Once you’ve weighed the pros and cons of breast augmentation and know you want to go forward with the procedure, you might think the decision-making is over. But breast augmentation is not a one-size-fits-all procedure. You will have a few more decisions to make along the way.

The Three F’s of Implants

One of the first sets of options you’ll have to weigh is whether you prefer silicone or saline filled implants. Both silicone implants and saline implants have flexible silicone shells. It’s what’s inside of the implants that varies.

Silicone implants are filled with silicone gel, while saline implants are filled with sterile saltwater. This filling is responsible for some key differences between the two implant types. Consider the Three F’s – Feel, Flexibility, and Follow-up – as you decide which implant is right for your specific circumstances:


Most people agree that gel-filled silicone implants feel more like a woman’s natural breasts than saline implants do. If you are starting out with more breast tissue, this difference won’t be so noticeable.

However, women who start off with smaller breasts might notice that saline implants don’t feel quite the same as their natural breasts. They may have a more “watery “ feel. They also have a little higher potential for developing visible rippling.


Silicone implants are already filled when inserted into the breast. This means the size is fixed and there is no way to adjust it.

Saline implants are inserted empty and then filled. This gives the surgeon some adjustability in the size of the implants. This can compensate for the natural differences in breast size that many women have.

This flexibility increases the risk that a saline implant will ripple or fold once inserted, resulting in an unpleasing appearance. Understanding the risks and benefits of these choices is key to getting the results you want.


Both types of implants have been known to rupture, but a rupture in a silicone implant might not be noticeable. This is because the silicone gel is “cohesive” and tends to cling together. As a result it often does not leak out of the implant unless there is a large tear. If it does leak, it usually remains contained in the scar tissue capsule that forms around the implant. This is what is known as a “silent rupture.” A leaking silicone implant is not dangerous to your health, but if identified the implant should be replaced.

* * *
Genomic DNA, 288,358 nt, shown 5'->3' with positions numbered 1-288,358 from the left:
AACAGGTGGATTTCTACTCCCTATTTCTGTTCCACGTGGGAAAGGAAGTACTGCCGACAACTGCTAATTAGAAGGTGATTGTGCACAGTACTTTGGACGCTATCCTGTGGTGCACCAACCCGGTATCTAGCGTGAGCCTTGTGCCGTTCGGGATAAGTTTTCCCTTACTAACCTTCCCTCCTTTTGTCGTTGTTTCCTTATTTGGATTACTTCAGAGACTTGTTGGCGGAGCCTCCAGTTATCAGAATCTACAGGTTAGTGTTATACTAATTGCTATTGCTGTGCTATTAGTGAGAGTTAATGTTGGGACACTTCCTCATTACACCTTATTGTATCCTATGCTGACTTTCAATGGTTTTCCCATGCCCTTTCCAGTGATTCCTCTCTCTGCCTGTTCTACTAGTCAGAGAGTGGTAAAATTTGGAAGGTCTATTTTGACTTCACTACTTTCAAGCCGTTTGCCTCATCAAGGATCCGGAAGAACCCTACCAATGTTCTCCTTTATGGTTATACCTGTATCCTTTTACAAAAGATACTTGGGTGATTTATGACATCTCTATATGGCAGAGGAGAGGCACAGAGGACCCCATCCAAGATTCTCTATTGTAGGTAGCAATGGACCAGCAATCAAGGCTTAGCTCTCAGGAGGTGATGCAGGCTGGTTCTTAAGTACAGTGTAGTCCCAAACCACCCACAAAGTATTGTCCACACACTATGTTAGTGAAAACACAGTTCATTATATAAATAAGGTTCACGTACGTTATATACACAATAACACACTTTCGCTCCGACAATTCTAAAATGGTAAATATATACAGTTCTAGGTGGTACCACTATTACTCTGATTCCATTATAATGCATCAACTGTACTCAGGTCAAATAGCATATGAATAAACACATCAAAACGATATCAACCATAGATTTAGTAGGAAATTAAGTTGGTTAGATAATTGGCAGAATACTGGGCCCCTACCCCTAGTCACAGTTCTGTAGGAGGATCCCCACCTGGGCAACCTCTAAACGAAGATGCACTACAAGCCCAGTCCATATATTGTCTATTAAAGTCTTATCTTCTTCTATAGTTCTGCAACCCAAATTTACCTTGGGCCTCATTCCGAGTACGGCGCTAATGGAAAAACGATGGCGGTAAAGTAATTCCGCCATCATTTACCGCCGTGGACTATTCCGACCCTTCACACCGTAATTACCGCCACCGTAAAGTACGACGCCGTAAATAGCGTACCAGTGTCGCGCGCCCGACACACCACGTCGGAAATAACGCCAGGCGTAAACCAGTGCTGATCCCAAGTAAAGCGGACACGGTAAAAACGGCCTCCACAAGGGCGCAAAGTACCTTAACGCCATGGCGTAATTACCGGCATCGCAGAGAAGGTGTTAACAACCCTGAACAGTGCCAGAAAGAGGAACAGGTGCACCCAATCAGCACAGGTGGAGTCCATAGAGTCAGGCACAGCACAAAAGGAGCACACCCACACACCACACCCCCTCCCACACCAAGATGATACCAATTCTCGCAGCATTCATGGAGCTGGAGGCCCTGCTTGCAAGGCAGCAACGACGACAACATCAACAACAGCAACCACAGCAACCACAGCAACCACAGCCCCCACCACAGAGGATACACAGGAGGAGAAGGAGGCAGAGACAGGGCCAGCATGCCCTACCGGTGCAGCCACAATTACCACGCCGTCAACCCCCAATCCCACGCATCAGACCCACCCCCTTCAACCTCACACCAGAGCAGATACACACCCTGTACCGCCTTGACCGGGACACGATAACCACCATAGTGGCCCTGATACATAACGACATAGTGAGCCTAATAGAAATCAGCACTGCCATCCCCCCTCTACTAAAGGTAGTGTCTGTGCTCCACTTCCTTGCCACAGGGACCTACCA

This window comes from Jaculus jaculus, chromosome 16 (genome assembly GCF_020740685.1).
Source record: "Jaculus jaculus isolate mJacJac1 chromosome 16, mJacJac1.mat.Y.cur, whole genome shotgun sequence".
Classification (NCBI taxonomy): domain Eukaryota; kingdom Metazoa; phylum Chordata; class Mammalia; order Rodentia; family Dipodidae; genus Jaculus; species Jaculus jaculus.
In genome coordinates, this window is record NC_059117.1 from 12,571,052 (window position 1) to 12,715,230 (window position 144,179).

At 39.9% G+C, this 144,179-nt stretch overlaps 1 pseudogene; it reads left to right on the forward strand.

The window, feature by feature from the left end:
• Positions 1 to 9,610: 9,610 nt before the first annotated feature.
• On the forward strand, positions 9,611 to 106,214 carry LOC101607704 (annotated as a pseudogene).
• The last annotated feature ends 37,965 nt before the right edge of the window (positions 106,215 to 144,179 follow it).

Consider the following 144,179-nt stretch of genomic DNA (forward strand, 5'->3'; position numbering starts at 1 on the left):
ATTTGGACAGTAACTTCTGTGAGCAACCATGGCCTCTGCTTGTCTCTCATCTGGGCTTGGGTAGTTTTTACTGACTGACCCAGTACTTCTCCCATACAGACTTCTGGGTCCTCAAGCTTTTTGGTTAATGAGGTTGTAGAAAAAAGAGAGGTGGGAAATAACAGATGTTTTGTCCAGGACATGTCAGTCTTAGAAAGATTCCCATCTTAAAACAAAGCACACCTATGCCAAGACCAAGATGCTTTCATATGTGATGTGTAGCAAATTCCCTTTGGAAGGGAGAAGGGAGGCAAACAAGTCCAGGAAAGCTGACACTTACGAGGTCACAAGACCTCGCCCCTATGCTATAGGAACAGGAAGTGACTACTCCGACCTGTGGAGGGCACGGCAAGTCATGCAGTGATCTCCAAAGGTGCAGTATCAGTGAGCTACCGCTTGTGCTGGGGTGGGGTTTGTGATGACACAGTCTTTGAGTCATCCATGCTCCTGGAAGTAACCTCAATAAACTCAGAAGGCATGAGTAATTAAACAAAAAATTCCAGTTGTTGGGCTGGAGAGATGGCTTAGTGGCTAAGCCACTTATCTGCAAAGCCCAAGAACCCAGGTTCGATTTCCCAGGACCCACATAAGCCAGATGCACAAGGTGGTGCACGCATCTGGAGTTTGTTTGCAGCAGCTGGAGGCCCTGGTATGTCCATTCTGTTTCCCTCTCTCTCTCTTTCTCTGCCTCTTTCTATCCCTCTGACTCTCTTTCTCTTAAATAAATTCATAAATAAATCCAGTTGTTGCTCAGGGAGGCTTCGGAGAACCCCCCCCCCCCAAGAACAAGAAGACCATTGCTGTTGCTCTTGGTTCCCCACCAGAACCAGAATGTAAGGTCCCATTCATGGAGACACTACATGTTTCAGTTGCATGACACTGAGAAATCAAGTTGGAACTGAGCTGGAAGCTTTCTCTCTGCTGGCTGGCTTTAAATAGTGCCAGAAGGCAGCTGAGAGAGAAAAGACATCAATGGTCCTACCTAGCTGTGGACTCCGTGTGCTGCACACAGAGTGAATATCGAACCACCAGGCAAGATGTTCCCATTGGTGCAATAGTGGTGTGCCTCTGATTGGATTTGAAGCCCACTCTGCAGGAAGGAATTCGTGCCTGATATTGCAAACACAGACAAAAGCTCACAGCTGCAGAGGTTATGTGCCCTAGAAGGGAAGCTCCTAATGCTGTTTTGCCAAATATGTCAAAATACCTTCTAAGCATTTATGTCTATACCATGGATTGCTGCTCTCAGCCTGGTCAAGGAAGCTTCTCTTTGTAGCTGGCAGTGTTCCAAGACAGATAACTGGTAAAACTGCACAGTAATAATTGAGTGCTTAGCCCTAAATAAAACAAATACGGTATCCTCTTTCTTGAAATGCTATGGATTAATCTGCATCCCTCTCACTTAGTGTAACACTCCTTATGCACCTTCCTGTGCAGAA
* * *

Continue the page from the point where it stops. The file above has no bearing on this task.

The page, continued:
Identifying a ruptured silicone implant by examination alone is difficult if not impossible. Often times an MRI is required to make the diagnosis. For this reason, the FDA recommends that women with silicone implants have an MRI every three years to check for leakage. This is only a recommendation and not a requirement. Insurance does not typically cover these MRIs. If there are no symptoms that might hint at a possible rupture (change in breast shape or new pain) then Dr. Slack does not push for an MRI unless a patient is worried about it.

If a saline implant ruptures, the water leaks out fairly quickly and the body absorbs it with no ill effects. In this case, the implant will deflate, causing a noticeable change in the size and shape of the breast within a day or two. Since this is easily noticeable, MRIs are not necessary to find leaks in saline implants.

Silicone Safety

In 1992, FDA investigated silicone implants because of increasing safety concerns. They concluded that there was inadequate data to assess the safety of silicone implants, and restricted their use to certain circumstances.

However, time and research demonstrated that there was no association between silicone implants and the health problems that prompted their restricted use. In 2006, the FDA approved the use of silicone implants for the general public once again.

This does not mean that silicone implants are free of risk. As the FDA explains, it simply means “the benefits and risks of breast implants are sufficiently well understood for women to make informed decisions about their use.”

If you are concerned about the safety of silicone implants or any aspect of breast augmentation, it is best to have a discussion with your surgeon about the risks you might face as a result of the surgery.

The most important thing to remember as you make the decisions about your breast augmentation is that you are unique. Your choices should reflect what is best for you and your particular circumstances.

Dr. Slack is available to help you sort through all of your options. Schedule a consultation today to discuss saline, silicone, and any other questions you might have about breast augmentation.